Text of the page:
Last year, Getty rejected AI generated content and announced that it would not accept any submissions created with AI models. The company is reiterating that in an email sent to creators that now specifically calls out Adobe.
In an email sent to Getty contributors and obtained by PetaPixel, the stock photography agency reaffirms its stance against AI generated models and takes it one step further by noting the built-in AI features recently added by Adobe are part of that ban. Adobe Firefly exited beta and became available to all Creative Cloud subscribers last week.
“Getty Images does not accept files created using AI generative models. This includes Adobe’s recently announced Creative Cloud tools, which are now available with its Firefly‑powered generative AI tools built in,” the email reads.
“We’ll update you if our submission policy changes.”
This message has been sent out to a list of creators in what appears to be a warning of sorts and is not a direct response to a particular upload. It is not clear what method Getty is using to identify AI-generated images, but it may be tied to file EXIF data or through an internal algorithm that looks for the telltale signs of AI’s use.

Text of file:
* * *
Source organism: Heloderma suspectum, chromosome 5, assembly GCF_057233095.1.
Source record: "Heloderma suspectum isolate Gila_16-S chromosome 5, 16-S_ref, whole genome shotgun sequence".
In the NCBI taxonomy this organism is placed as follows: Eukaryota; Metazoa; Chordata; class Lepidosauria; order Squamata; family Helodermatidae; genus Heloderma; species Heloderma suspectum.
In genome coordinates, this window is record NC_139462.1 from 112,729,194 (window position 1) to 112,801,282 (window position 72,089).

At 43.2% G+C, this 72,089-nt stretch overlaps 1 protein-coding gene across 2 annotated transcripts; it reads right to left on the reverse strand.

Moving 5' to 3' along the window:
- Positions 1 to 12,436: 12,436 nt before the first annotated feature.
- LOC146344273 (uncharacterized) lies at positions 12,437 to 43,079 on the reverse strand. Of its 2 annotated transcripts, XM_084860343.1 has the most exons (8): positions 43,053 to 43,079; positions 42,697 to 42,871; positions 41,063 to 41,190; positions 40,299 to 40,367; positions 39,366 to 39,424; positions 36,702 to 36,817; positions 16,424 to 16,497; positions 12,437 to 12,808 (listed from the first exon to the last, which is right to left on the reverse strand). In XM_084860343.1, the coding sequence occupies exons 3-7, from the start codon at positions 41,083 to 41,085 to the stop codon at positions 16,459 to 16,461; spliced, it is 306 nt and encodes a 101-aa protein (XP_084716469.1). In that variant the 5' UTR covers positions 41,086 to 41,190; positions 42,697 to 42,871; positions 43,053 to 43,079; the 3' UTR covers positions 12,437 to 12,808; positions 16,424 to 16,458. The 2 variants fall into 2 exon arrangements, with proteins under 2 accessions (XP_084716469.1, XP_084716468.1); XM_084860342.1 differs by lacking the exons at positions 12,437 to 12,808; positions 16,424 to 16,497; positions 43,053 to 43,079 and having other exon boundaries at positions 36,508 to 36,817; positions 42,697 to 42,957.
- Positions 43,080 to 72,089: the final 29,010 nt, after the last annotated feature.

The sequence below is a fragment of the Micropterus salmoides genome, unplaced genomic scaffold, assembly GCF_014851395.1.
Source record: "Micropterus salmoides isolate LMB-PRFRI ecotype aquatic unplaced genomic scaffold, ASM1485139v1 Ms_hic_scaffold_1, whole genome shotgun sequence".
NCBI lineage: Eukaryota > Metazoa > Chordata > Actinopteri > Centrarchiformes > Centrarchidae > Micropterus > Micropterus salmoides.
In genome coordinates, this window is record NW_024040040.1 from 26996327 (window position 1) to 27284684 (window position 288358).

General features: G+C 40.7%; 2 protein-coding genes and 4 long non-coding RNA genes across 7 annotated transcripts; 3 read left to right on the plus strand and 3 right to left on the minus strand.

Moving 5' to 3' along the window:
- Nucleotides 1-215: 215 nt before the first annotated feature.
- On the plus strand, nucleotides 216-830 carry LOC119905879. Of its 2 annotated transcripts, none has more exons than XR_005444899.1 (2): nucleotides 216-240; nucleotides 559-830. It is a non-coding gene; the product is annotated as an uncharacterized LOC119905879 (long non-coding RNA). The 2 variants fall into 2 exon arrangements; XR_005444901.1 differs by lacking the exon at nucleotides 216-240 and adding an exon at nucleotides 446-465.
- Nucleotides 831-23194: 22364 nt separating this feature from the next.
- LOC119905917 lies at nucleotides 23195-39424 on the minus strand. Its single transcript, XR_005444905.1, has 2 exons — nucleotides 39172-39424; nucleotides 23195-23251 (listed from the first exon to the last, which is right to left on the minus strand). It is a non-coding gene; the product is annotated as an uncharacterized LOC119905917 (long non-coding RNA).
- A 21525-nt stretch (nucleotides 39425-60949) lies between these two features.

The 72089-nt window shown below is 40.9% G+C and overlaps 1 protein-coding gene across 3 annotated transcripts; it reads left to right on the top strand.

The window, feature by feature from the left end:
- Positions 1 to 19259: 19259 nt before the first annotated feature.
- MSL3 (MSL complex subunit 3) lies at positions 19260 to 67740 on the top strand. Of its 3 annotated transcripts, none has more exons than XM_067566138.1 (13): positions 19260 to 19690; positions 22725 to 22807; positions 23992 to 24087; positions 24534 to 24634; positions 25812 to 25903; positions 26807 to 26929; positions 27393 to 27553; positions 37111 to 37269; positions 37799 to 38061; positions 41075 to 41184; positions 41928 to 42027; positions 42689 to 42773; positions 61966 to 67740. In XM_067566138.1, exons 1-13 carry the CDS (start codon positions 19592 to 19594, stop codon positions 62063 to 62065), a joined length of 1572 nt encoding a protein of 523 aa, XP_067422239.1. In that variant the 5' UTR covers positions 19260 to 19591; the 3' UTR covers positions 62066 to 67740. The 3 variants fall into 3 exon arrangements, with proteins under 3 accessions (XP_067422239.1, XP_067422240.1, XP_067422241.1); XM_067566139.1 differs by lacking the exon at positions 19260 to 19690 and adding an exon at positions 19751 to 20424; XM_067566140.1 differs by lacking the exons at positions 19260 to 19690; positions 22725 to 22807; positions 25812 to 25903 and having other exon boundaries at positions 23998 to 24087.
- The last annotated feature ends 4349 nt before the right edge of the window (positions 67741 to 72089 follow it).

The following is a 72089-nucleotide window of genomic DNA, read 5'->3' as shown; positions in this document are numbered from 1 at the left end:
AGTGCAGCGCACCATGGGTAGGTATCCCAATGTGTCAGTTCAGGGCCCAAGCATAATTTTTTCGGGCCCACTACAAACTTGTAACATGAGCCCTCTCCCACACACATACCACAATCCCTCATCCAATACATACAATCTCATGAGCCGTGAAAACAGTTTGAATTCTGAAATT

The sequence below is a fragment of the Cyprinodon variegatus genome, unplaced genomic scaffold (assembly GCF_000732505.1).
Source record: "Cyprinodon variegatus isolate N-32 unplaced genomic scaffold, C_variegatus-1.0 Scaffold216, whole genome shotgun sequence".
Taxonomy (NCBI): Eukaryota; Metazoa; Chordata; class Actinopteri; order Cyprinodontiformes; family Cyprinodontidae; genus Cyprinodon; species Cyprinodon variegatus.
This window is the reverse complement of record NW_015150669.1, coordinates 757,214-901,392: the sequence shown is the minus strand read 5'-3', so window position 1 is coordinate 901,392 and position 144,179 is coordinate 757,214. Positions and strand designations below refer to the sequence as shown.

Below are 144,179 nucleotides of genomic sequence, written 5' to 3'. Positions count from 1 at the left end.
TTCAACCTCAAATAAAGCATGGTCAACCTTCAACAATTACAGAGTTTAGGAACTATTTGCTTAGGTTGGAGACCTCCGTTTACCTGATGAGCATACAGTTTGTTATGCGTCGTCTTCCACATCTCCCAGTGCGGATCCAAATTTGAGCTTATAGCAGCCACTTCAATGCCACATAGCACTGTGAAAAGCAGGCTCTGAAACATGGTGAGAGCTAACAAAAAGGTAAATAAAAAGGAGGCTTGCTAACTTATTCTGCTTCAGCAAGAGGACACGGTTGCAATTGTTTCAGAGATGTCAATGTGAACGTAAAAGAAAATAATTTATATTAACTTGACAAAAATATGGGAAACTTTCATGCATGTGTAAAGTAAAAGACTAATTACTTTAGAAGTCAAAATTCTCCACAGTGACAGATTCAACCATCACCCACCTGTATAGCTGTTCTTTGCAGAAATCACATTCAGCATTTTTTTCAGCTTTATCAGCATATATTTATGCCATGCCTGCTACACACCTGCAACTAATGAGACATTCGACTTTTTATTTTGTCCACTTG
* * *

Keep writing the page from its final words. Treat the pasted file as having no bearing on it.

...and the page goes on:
The statement seems to indicate that Getty considers all Adobe Firefly-based tools as against its rules, including Generative Fill and Generative Expand despite the fact that these tools could be used to augment existing images instead of making them entirely from scratch. Getty doesn’t appear to see a distinction and seems to be banning the submission of both.
“These changes do not prevent the submission of 3D renders and do not impact the use of digital editing tools (e.g., Photoshop, Illustrator, etc.) with respect to modifying and creating imagery,” the company said last year. That policy doesn’t appear to be changing.
Getty, a publicly traded company, seems intent on keeping its library stocked — pun intended — with only real photos. Its stance — and therefore the stance of all of its sub-brands such as iStock — against AI stands in contrast to its competitor Shutterstock which not only allows the submission of AI-generated content but also includes a built-in system on its platform that is powered by Dall-E. The stock image company has even paid online influencers to promote the AI generator, granted legal protection to users of the sysetm, and has paid out over $4 million to photographers from its AI contributor fund in order to compensate them for providing the images used to train the AI.